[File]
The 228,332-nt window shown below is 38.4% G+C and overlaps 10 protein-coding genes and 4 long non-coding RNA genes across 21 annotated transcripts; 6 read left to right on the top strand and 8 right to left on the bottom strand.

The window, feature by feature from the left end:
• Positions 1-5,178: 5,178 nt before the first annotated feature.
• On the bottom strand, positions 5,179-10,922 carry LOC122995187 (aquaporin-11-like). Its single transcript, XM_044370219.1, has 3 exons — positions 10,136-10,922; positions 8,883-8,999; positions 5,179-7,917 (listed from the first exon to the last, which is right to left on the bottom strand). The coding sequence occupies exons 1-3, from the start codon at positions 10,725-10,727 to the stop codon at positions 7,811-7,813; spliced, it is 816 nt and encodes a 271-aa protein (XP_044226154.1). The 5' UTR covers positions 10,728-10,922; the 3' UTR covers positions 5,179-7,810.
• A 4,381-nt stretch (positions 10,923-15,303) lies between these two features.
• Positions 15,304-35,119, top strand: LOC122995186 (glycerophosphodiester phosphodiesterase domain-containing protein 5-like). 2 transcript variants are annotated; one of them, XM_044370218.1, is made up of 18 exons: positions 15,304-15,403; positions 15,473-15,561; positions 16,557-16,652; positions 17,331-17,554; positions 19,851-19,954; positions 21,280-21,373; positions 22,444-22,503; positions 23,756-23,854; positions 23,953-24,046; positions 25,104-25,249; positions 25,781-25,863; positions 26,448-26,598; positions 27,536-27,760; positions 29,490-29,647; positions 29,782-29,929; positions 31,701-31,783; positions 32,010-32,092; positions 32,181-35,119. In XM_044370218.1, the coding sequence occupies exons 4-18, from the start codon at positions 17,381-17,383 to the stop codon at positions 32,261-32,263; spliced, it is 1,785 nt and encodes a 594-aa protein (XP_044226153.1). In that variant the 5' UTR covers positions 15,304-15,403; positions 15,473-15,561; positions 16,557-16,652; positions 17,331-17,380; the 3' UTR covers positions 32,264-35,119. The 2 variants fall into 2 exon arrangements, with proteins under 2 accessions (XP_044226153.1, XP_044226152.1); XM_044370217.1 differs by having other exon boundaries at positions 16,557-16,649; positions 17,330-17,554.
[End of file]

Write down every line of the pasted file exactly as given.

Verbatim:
The 228,332-nt window shown below is 38.4% G+C and overlaps 10 protein-coding genes and 4 long non-coding RNA genes across 21 annotated transcripts; 6 read left to right on the top strand and 8 right to left on the bottom strand.

The window, feature by feature from the left end:
• Positions 1-5,178: 5,178 nt before the first annotated feature.
• On the bottom strand, positions 5,179-10,922 carry LOC122995187 (aquaporin-11-like). Its single transcript, XM_044370219.1, has 3 exons — positions 10,136-10,922; positions 8,883-8,999; positions 5,179-7,917 (listed from the first exon to the last, which is right to left on the bottom strand). The coding sequence occupies exons 1-3, from the start codon at positions 10,725-10,727 to the stop codon at positions 7,811-7,813; spliced, it is 816 nt and encodes a 271-aa protein (XP_044226154.1). The 5' UTR covers positions 10,728-10,922; the 3' UTR covers positions 5,179-7,810.
• A 4,381-nt stretch (positions 10,923-15,303) lies between these two features.
• Positions 15,304-35,119, top strand: LOC122995186 (glycerophosphodiester phosphodiesterase domain-containing protein 5-like). 2 transcript variants are annotated; one of them, XM_044370218.1, is made up of 18 exons: positions 15,304-15,403; positions 15,473-15,561; positions 16,557-16,652; positions 17,331-17,554; positions 19,851-19,954; positions 21,280-21,373; positions 22,444-22,503; positions 23,756-23,854; positions 23,953-24,046; positions 25,104-25,249; positions 25,781-25,863; positions 26,448-26,598; positions 27,536-27,760; positions 29,490-29,647; positions 29,782-29,929; positions 31,701-31,783; positions 32,010-32,092; positions 32,181-35,119. In XM_044370218.1, the coding sequence occupies exons 4-18, from the start codon at positions 17,381-17,383 to the stop codon at positions 32,261-32,263; spliced, it is 1,785 nt and encodes a 594-aa protein (XP_044226153.1). In that variant the 5' UTR covers positions 15,304-15,403; positions 15,473-15,561; positions 16,557-16,652; positions 17,331-17,380; the 3' UTR covers positions 32,264-35,119. The 2 variants fall into 2 exon arrangements, with proteins under 2 accessions (XP_044226153.1, XP_044226152.1); XM_044370217.1 differs by having other exon boundaries at positions 16,557-16,649; positions 17,330-17,554.